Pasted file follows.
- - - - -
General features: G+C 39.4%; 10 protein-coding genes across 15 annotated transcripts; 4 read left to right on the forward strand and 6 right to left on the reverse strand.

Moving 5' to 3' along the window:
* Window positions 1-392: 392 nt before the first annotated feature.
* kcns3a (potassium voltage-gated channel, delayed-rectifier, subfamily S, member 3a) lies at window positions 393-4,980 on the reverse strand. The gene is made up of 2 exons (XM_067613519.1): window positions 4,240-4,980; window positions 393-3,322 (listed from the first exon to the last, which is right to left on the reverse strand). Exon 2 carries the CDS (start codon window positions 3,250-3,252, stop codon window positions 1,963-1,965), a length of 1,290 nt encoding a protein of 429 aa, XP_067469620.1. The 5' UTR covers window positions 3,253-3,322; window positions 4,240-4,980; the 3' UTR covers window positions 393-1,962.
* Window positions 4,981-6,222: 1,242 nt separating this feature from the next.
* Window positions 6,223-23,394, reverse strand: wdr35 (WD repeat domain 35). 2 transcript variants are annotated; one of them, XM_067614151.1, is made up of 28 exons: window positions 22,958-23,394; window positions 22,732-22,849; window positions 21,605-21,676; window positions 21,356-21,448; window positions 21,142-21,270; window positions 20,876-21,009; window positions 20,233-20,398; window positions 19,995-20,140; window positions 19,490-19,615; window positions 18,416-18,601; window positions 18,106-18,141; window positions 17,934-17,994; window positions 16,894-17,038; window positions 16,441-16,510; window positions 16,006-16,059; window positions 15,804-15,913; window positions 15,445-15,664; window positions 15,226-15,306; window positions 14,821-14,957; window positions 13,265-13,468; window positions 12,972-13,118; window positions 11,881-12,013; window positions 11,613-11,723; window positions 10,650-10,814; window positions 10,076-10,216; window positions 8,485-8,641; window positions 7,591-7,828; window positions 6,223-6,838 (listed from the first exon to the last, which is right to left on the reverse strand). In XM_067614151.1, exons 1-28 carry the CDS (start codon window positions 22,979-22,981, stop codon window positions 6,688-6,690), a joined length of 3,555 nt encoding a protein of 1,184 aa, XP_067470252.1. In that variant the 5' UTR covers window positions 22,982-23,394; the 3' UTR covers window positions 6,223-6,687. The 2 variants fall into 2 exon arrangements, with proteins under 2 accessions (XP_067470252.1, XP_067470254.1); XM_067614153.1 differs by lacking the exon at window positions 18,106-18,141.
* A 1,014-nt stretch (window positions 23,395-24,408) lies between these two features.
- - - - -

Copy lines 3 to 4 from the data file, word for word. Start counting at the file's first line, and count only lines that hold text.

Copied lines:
* Window positions 1-392: 392 nt before the first annotated feature.
* kcns3a (potassium voltage-gated channel, delayed-rectifier, subfamily S, member 3a) lies at window positions 393-4,980 on the reverse strand. The gene is made up of 2 exons (XM_067613519.1): window positions 4,240-4,980; window positions 393-3,322 (listed from the first exon to the last, which is right to left on the reverse strand). Exon 2 carries the CDS (start codon window positions 3,250-3,252, stop codon window positions 1,963-1,965), a length of 1,290 nt encoding a protein of 429 aa, XP_067469620.1. The 5' UTR covers window positions 3,253-3,322; window positions 4,240-4,980; the 3' UTR covers window positions 393-1,962.